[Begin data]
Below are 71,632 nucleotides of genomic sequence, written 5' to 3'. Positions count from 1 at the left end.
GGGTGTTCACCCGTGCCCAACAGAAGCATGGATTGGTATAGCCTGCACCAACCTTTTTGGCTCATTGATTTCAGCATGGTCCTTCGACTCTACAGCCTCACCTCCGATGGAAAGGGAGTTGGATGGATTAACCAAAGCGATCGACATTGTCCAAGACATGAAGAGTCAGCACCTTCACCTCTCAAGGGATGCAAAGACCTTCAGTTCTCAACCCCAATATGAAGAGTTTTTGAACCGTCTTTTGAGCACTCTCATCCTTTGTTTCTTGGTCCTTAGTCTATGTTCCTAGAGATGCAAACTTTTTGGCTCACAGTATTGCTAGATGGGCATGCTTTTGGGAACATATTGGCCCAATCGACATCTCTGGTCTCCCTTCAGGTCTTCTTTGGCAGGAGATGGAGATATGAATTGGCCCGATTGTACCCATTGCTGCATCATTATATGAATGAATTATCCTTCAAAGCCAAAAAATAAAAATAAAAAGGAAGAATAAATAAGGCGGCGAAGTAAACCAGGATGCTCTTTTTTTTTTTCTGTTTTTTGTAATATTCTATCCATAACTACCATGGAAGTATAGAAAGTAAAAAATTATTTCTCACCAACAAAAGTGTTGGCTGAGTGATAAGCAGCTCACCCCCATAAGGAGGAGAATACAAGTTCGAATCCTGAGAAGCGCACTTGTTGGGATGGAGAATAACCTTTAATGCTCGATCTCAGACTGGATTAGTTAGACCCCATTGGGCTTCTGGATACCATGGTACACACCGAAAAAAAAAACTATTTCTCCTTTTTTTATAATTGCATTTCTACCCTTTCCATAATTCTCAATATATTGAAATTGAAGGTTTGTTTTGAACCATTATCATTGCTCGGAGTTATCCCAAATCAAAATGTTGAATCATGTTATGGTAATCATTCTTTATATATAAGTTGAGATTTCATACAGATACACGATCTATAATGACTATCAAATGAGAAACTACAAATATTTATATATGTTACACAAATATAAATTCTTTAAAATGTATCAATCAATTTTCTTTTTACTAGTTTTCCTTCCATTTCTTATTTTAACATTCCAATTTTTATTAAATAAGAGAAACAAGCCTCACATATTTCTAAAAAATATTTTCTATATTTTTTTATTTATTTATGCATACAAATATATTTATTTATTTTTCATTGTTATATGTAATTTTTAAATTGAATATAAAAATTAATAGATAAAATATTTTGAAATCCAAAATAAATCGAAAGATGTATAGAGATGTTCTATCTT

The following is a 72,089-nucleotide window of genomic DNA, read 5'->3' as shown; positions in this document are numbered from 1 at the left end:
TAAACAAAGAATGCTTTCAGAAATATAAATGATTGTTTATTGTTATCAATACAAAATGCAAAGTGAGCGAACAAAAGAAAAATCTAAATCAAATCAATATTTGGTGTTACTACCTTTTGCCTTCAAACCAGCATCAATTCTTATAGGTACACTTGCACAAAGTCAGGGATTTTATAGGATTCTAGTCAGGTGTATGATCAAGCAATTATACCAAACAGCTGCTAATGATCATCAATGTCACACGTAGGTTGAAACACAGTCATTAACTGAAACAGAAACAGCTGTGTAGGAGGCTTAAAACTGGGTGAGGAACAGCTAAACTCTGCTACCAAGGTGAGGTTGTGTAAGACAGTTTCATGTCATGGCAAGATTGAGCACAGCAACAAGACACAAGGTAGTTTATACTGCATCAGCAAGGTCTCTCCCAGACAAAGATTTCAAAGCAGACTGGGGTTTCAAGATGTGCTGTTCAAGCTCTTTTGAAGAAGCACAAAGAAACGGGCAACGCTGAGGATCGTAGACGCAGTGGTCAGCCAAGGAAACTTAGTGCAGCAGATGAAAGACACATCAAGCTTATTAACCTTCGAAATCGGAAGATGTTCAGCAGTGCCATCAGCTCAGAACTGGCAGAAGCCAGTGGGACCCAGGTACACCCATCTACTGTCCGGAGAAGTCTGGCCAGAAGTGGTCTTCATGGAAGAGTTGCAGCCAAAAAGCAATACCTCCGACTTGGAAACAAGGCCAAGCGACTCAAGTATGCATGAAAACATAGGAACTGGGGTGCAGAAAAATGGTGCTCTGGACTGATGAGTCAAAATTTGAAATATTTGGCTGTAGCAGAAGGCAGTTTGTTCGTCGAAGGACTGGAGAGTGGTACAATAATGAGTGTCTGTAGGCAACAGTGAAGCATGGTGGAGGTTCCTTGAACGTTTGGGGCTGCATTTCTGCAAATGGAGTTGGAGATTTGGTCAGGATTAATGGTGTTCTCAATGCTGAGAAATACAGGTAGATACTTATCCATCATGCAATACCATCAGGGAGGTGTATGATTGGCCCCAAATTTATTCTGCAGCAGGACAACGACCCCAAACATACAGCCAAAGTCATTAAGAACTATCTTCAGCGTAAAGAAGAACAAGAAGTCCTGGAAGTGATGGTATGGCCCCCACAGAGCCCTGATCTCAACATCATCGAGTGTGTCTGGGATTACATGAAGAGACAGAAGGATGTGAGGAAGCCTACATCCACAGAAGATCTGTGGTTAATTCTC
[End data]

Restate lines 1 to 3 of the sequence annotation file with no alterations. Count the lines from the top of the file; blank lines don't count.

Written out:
Below are 71,632 nucleotides of genomic sequence, written 5' to 3'. Positions count from 1 at the left end.
GGGTGTTCACCCGTGCCCAACAGAAGCATGGATTGGTATAGCCTGCACCAACCTTTTTGGCTCATTGATTTCAGCATGGTCCTTCGACTCTACAGCCTCACCTCCGATGGAAAGGGAGTTGGATGGATTAACCAAAGCGATCGACATTGTCCAAGACATGAAGAGTCAGCACCTTCACCTCTCAAGGGATGCAAAGACCTTCAGTTCTCAACCCCAATATGAAGAGTTTTTGAACCGTCTTTTGAGCACTCTCATCCTTTGTTTCTTGGTCCTTAGTCTATGTTCCTAGAGATGCAAACTTTTTGGCTCACAGTATTGCTAGATGGGCATGCTTTTGGGAACATATTGGCCCAATCGACATCTCTGGTCTCCCTTCAGGTCTTCTTTGGCAGGAGATGGAGATATGAATTGGCCCGATTGTACCCATTGCTGCATCATTATATGAATGAATTATCCTTCAAAGCCAAAAAATAAAAATAAAAAGGAAGAATAAATAAGGCGGCGAAGTAAACCAGGATGCTCTTTTTTTTTTTCTGTTTTTTGTAATATTCTATCCATAACTACCATGGAAGTATAGAAAGTAAAAAATTATTTCTCACCAACAAAAGTGTTGGCTGAGTGATAAGCAGCTCACCCCCATAAGGAGGAGAATACAAGTTCGAATCCTGAGAAGCGCACTTGTTGGGATGGAGAATAACCTTTAATGCTCGATCTCAGACTGGATTAGTTAGACCCCATTGGGCTTCTGGATACCATGGTACACACCGAAAAAAAAAACTATTTCTCCTTTTTTTATAATTGCATTTCTACCCTTTCCATAATTCTCAATATATTGAAATTGAAGGTTTGTTTTGAACCATTATCATTGCTCGGAGTTATCCCAAATCAAAATGTTGAATCATGTTATGGTAATCATTCTTTATATATAAGTTGAGATTTCATACAGATACACGATCTATAATGACTATCAAATGAGAAACTACAAATATTTATATATGTTACACAAATATAAATTCTTTAAAATGTATCAATCAATTTTCTTTTTACTAGTTTTCCTTCCATTTCTTATTTTAACATTCCAATTTTTATTAAATAAGAGAAACAAGCCTCACATATTTCTAAAAAATATTTTCTATATTTTTTTATTTATTTATGCATACAAATATATTTATTTATTTTTCATTGTTATATGTAATTTTTAAATTGAATATAAAAATTAATAGATAAAATATTTTGAAATCCAAAATAAATCGAAAGATGTATAGAGATGTTCTATCTT

The following is a 72,089-nucleotide window of genomic DNA, read 5'->3' as shown; positions in this document are numbered from 1 at the left end: